Modernizing Marijuana Retail Stores
In anticipation of January 1, 2018, when buying recreational weed in California will be legal, an April 11th article by Debra Borchardt in Forbes Magazine estimated that California would receive $1 Billion in tax revenues the first year. Whoa. That’s a ton of money.
While stores are not supposed to sell recreational marijuana until the state has issued business licenses, many companies are already doing it.
You may have read the August 27th article in the Los Angles TimesOC that described how MedMen, a medicinal marijuana dispensary, has modernized their approach to promoting/educating customers about cannabis. Located in Santa Ana, the retail store features over 1,000 products displayed in a 3,000 square foot facility. Imitating the Apple Retail stores, MedMen uses iPad tablets to provide customers with an inter-active experience to learn about the strain, price, THC, or tetrahydrocannabinol content, as well as the terpene content, which give the plants their scents. The picture below was in the newspaper and using my iPhone I photographed it to include in this blog (sorry about the blurriness). You can see the staging designed to educate and display sealed jars with a lid slider, which allows customers to sniff the product.
Last fall, when California voters approved Proposition 64, the legislation provided for significant changes. An article by Nick Lindsey in the May 3, 2017, Green Rush Daily publication listed the important ones:
- Adults 21 and over can legally grow up to six plants at their homes.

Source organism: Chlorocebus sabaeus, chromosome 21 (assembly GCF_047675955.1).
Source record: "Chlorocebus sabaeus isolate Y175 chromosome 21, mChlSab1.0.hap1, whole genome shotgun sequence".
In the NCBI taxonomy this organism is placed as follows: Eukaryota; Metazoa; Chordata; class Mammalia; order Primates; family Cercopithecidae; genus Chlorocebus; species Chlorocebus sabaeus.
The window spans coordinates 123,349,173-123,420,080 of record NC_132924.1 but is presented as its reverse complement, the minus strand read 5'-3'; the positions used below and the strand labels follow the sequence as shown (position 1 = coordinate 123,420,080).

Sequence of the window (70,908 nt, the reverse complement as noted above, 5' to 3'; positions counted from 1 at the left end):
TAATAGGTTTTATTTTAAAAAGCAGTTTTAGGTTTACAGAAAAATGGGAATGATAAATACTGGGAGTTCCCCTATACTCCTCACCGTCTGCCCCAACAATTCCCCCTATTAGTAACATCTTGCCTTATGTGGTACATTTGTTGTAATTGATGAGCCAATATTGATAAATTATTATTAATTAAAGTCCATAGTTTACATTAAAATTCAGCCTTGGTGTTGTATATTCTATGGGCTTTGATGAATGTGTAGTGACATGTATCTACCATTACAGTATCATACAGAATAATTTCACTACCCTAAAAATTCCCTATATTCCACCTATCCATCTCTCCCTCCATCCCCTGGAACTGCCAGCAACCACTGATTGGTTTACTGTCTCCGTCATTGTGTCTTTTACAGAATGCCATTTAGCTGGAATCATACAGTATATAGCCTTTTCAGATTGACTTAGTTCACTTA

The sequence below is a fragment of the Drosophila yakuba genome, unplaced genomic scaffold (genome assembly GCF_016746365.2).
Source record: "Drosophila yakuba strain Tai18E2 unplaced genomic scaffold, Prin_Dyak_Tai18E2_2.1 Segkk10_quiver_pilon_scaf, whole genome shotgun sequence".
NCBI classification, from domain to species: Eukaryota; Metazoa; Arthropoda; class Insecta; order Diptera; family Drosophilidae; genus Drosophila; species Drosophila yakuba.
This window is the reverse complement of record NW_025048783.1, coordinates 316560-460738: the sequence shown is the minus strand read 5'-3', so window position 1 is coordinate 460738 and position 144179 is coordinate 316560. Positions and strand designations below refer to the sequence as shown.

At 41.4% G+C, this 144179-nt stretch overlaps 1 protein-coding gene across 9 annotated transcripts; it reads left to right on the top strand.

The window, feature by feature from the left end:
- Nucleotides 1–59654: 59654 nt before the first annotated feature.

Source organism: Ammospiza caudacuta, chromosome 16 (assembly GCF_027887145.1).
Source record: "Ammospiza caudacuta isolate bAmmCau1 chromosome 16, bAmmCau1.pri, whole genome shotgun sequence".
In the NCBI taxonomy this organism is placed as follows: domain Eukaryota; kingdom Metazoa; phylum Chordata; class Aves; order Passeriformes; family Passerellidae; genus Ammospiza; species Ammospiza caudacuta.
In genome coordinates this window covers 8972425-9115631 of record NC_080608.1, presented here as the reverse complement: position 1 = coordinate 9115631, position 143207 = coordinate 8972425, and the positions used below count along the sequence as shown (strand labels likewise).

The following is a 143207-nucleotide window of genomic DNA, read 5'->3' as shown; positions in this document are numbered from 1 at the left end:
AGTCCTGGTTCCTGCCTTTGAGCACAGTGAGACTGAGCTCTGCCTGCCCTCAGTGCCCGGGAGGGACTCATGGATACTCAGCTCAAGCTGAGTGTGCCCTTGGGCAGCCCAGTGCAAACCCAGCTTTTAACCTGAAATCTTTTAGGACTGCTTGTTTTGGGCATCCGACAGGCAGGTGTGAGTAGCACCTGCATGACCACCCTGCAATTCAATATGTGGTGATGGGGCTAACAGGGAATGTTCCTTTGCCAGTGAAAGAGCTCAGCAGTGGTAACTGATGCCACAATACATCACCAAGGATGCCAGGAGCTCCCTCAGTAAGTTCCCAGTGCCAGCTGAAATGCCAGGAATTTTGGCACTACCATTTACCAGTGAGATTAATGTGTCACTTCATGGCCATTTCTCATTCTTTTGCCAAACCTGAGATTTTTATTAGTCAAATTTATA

- It’s legal for adults to possess, transport, purchase, consume and share up to one ounce of cannabis.
- Adults can own, transport, purchase, consume, and share up to eight grams of concentrates.
- The state will establish 19 new licenses to regulate the legal cannabis market in California.
- Dispensaries will be allowed to sell cannabis and concentrates to adults 21 and over for recreational use.
Cannabidiol, also known as CBD, is one of the most prevalent marijuana chemical compounds and comes in oils, edibles, vapes, and flowers. Many people use it to treat headaches and migraines. To illustrate how common this has become, I’m including it in my second novel. The antagonist who is the (fictional) Los Angeles County Sheriff, husband, father, and abuser gets migraines. When he feels a serious headache coming on, he eats CBD mints, and within twenty minutes (according to users), the pain is gone.
What do you think? Are you brave enough to share? Do you use any form of cannabis? If so, I’m curious as to what you use and how it helps.
Warmest Regards, Michele Author, Busted www.michelekhoury.com https://www.amazon.com/author/michelekhoury